Research paper by Gail G Steketee, Andrea A AA Kelley, Jeremy A JA Wernick, Jordana J Muroff, Randy O RO Frost, David F DF Tolin

Indexed on: 02 Jul '15Published on: 02 Jul '15Published in: Depression and Anxiety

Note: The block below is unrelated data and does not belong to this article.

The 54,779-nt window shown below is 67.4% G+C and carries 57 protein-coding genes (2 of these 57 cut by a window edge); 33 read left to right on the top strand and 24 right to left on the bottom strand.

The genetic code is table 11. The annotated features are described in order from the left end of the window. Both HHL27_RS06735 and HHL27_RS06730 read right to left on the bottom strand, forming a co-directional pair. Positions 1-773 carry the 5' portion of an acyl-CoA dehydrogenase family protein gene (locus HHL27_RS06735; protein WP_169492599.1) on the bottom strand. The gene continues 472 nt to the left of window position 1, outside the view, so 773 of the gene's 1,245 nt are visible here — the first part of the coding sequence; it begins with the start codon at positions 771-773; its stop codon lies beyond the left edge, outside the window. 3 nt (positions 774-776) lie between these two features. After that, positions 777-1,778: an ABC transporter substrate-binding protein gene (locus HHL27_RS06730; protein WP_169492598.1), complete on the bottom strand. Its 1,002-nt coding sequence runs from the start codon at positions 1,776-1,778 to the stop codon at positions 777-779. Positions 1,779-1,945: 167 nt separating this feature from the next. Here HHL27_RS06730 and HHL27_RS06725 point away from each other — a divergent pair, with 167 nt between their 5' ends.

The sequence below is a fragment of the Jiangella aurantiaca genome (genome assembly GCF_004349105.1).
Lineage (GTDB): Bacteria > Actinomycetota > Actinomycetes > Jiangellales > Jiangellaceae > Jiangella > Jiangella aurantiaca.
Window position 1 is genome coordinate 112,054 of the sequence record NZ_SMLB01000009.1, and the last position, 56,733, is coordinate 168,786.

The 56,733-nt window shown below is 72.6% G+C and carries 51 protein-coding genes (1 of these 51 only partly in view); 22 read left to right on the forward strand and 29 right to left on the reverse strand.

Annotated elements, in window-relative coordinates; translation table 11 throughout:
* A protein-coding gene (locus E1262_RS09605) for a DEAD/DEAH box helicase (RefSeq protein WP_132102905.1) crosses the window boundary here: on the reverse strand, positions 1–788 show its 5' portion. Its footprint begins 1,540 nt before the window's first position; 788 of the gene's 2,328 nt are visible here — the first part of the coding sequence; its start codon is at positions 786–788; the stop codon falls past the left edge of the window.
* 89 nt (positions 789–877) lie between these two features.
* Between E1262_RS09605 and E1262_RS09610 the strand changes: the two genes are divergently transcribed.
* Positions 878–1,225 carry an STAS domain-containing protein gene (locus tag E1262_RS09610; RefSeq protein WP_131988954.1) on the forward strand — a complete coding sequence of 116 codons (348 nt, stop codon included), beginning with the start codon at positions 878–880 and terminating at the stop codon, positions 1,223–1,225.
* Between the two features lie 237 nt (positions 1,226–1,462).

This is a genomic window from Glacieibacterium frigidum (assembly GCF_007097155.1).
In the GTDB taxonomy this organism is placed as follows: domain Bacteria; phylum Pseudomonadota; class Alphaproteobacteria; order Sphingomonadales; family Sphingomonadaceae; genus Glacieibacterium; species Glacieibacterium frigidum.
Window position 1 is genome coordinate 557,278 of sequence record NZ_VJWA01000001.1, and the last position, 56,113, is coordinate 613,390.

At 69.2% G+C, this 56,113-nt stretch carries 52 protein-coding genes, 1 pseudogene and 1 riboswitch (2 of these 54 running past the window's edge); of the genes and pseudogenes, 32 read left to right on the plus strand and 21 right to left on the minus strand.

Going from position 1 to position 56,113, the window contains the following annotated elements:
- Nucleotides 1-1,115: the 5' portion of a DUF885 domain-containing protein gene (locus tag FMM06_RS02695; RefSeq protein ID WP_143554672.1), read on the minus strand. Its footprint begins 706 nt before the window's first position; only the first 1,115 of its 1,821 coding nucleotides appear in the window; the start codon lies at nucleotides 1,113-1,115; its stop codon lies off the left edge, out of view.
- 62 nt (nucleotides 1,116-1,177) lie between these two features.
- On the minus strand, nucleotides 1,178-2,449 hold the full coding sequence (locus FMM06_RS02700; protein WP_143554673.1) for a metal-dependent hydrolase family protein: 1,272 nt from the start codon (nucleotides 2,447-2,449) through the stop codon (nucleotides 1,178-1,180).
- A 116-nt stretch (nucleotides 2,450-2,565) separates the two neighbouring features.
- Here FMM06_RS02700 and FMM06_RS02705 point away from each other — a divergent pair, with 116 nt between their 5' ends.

Previous research suggests that hoarding aggregates in families and is associated with health and safety risks and family problems. The present study examined gender- and diagnosis-related differences in reports of hoarding symptoms among first-degree relatives of people who hoard, and of clinical and community samples.The present study included 443 participants in a study of hoarding behavior: 217 with hoarding disorder (HD), 96 with obsessive-compulsive disorder (OCD), and 130 nonclinical community controls (CC). Assessment included a detailed interview of familial patterns of hoarding behaviors among parents and siblings and measures of hoarding severity.In the combined sample, participants reported more hoarding among female (mothers, sisters) than male (fathers, brothers) relatives. Significantly more female than male participants indicated they had a parent or any first-degree relative with hoarding behaviors. However, within the HD sample no significant gender effects were found for household, safety, and functioning variables, or for hoarding symptom severity. In an age- and gender-matched subsample (total n = 150), HD participants reported more hallmark hoarding symptoms (difficulty discarding and saving/clutter), and acquiring among their relatives compared to OCD and CC samples, and parents had higher rates than siblings.Hoarding symptoms appear to be common among first-degree relatives of people who hoard and are also found among relatives of control samples. The predominance of hoarding symptoms among female relatives may indicate genetic or modeling transmission but this requires further study using large twin samples. Clinicians should consider that family members may also have significant hoarding symptoms.